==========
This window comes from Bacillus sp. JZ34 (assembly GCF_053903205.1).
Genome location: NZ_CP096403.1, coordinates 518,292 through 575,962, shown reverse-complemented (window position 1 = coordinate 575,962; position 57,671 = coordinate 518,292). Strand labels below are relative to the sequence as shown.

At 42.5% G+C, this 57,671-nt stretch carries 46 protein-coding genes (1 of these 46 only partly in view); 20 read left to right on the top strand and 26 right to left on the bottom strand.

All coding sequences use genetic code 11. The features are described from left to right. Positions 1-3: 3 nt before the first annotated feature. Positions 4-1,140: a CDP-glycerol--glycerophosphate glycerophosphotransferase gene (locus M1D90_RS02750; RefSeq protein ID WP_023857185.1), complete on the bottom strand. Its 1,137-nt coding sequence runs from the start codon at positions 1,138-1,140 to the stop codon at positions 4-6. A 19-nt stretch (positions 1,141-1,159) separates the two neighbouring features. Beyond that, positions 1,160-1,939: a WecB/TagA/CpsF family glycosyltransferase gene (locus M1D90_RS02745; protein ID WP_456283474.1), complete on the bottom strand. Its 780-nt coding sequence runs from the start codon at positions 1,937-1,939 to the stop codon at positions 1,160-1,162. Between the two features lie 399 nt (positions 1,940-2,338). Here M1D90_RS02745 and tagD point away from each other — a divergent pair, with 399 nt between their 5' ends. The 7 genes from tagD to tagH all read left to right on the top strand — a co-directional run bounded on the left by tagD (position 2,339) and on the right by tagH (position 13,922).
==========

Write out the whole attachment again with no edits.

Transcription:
This window comes from Bacillus sp. JZ34 (assembly GCF_053903205.1).
Genome location: NZ_CP096403.1, coordinates 518,292 through 575,962, shown reverse-complemented (window position 1 = coordinate 575,962; position 57,671 = coordinate 518,292). Strand labels below are relative to the sequence as shown.

At 42.5% G+C, this 57,671-nt stretch carries 46 protein-coding genes (1 of these 46 only partly in view); 20 read left to right on the top strand and 26 right to left on the bottom strand.

All coding sequences use genetic code 11. The features are described from left to right. Positions 1-3: 3 nt before the first annotated feature. Positions 4-1,140: a CDP-glycerol--glycerophosphate glycerophosphotransferase gene (locus M1D90_RS02750; RefSeq protein ID WP_023857185.1), complete on the bottom strand. Its 1,137-nt coding sequence runs from the start codon at positions 1,138-1,140 to the stop codon at positions 4-6. A 19-nt stretch (positions 1,141-1,159) separates the two neighbouring features. Beyond that, positions 1,160-1,939: a WecB/TagA/CpsF family glycosyltransferase gene (locus M1D90_RS02745; protein ID WP_456283474.1), complete on the bottom strand. Its 780-nt coding sequence runs from the start codon at positions 1,937-1,939 to the stop codon at positions 1,160-1,162. Between the two features lie 399 nt (positions 1,940-2,338). Here M1D90_RS02745 and tagD point away from each other — a divergent pair, with 399 nt between their 5' ends. The 7 genes from tagD to tagH all read left to right on the top strand — a co-directional run bounded on the left by tagD (position 2,339) and on the right by tagH (position 13,922).